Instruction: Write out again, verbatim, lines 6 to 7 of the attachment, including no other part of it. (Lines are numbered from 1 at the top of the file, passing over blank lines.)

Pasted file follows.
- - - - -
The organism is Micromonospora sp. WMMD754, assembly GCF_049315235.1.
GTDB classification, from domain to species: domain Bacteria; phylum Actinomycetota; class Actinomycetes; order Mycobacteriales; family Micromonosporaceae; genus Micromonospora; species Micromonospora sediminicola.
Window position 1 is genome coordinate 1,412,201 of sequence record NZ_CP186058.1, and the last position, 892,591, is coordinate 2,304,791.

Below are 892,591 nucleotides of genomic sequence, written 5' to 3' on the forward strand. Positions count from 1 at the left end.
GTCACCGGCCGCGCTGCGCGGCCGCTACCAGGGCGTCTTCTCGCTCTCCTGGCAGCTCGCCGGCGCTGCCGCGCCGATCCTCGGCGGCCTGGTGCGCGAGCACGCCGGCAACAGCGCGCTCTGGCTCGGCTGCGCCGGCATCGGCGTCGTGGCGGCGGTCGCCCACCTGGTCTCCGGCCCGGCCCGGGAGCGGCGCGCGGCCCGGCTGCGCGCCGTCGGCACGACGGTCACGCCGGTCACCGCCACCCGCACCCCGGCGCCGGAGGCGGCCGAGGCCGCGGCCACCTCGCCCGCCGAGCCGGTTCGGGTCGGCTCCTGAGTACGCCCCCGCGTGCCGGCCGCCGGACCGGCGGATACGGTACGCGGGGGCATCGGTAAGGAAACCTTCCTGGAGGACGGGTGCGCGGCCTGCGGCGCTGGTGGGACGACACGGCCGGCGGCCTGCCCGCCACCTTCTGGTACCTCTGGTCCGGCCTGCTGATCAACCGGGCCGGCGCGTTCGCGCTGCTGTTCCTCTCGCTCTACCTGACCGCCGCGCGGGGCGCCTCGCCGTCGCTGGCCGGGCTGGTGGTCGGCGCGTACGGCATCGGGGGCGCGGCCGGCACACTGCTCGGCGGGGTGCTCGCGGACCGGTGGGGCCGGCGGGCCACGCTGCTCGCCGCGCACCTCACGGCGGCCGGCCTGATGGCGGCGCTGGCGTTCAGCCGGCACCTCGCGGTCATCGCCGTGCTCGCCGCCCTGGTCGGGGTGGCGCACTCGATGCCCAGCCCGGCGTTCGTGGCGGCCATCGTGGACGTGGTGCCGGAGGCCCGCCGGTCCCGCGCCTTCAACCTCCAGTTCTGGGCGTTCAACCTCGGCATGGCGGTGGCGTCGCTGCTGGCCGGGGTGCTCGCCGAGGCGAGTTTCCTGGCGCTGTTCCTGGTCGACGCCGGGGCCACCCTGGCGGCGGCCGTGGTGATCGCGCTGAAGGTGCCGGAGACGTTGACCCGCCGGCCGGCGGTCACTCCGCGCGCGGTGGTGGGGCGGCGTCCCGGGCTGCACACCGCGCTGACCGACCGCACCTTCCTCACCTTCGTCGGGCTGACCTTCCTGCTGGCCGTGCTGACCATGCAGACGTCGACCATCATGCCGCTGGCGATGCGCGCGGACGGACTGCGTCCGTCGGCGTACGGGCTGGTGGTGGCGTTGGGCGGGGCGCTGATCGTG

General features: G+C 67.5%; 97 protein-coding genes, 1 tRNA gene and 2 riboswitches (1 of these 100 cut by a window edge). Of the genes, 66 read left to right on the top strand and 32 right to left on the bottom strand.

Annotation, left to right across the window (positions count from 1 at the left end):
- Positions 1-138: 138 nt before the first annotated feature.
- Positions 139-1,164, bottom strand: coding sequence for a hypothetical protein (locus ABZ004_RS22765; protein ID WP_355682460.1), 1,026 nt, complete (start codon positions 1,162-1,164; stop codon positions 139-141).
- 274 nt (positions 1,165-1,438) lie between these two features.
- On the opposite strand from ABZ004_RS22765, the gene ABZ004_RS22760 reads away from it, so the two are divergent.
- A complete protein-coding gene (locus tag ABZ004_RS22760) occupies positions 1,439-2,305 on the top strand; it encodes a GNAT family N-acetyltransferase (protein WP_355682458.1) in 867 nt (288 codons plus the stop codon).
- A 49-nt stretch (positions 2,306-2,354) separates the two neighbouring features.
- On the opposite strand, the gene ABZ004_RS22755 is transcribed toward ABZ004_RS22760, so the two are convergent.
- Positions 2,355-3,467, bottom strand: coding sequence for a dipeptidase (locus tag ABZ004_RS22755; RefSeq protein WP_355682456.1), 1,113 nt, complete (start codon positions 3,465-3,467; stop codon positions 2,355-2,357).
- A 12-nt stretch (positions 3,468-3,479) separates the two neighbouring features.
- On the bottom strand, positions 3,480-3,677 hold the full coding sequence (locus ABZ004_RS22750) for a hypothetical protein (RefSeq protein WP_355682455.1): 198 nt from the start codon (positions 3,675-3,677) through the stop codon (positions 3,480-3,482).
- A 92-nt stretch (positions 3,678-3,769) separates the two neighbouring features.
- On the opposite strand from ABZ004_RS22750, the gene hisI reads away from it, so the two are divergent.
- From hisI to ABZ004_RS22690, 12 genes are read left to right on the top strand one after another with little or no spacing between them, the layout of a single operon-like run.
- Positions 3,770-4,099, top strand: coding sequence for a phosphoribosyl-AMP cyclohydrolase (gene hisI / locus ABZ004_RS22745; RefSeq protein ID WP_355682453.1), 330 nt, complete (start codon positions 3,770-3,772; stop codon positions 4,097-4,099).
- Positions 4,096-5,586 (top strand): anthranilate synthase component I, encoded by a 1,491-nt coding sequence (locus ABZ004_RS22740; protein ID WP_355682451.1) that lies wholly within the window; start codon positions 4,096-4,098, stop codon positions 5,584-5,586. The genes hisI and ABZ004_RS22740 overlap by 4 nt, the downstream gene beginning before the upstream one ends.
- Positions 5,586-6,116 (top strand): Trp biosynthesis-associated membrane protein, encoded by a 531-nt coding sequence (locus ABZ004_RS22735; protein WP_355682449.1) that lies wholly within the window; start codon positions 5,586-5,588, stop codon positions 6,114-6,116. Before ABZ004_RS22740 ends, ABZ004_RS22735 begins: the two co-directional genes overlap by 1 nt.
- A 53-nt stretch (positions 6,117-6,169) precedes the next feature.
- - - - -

General features: G+C 67.5%; 97 protein-coding genes, 1 tRNA gene and 2 riboswitches (1 of these 100 cut by a window edge). Of the genes, 66 read left to right on the top strand and 32 right to left on the bottom strand.

Annotation, left to right across the window (positions count from 1 at the left end):